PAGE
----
Millions still at risk of starvation in South Sudan, despite end of famine

International children’s charity World Vision has warned that more people than ever are at risk of starvation in South Sudan, even though the war-torn country is no longer classified as being in famine.

A UN-backed Integrated Food Security Phase Classification (IPC) report released on Wednesday said famine is no longer occurring in Leer and Mayendit counties as a result of increased humanitarian assistance. Further deterioration was also prevented in Koch and Panyijiar counties which were previously classified as being “at risk of famine”, the IPC study noted.

However, with over 840,000 children under five years old still acutely malnourished, World Vision has urged the international community to scale up support to avert the East African country retreating back into famine.

Perry Mansfield, National Director of World Vision in South Sudan, said: “While we applaud the success of the humanitarian community in responding to the famine-affected areas of South Sudan, it is vital that assistance is not slowed or downscaled. If this happens, these areas could easily slip back into famine again. Higher levels of food insecurity will continue to spread to other areas of the country – putting at risk the lives of millions of the most vulnerable people, particularly children.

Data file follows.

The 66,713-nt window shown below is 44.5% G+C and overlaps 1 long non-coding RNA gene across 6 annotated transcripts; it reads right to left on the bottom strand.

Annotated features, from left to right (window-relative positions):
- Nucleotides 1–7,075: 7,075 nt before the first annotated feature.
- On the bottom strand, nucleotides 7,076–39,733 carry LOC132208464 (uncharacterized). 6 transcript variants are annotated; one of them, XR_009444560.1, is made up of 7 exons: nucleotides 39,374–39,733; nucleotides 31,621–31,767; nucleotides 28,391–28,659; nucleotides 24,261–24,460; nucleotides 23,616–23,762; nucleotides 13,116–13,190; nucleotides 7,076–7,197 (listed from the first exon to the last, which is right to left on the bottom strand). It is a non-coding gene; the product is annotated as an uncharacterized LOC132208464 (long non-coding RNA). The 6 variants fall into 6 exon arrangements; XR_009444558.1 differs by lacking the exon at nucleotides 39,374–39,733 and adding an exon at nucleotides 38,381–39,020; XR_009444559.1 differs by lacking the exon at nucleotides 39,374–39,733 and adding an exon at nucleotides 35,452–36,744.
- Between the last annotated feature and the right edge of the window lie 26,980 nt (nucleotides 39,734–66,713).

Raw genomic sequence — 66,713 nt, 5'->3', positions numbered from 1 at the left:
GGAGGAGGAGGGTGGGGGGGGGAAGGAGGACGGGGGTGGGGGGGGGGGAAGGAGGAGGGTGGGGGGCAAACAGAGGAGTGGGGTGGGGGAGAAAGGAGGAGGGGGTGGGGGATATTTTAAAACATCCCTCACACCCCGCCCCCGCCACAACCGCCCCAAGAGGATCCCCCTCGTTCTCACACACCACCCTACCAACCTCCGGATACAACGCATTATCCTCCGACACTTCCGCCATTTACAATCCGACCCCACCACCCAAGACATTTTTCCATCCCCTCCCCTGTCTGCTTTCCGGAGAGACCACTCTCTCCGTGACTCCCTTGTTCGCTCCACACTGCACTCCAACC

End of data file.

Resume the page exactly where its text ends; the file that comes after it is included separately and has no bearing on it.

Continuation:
“The crisis in South Sudan is by no means resolved. Severe food insecurity is still spreading, and at a higher rate than originally projected by analysts. The needs are still immense and require the continued support and generosity of the international community to save lives.”

Nearly half of South Sudan’s population (6 million people) are facing severe food insecurity – the highest figure ever recorded in the country. According to the UN, fighting has also displaced 3.6 million people.

Carey Lodge

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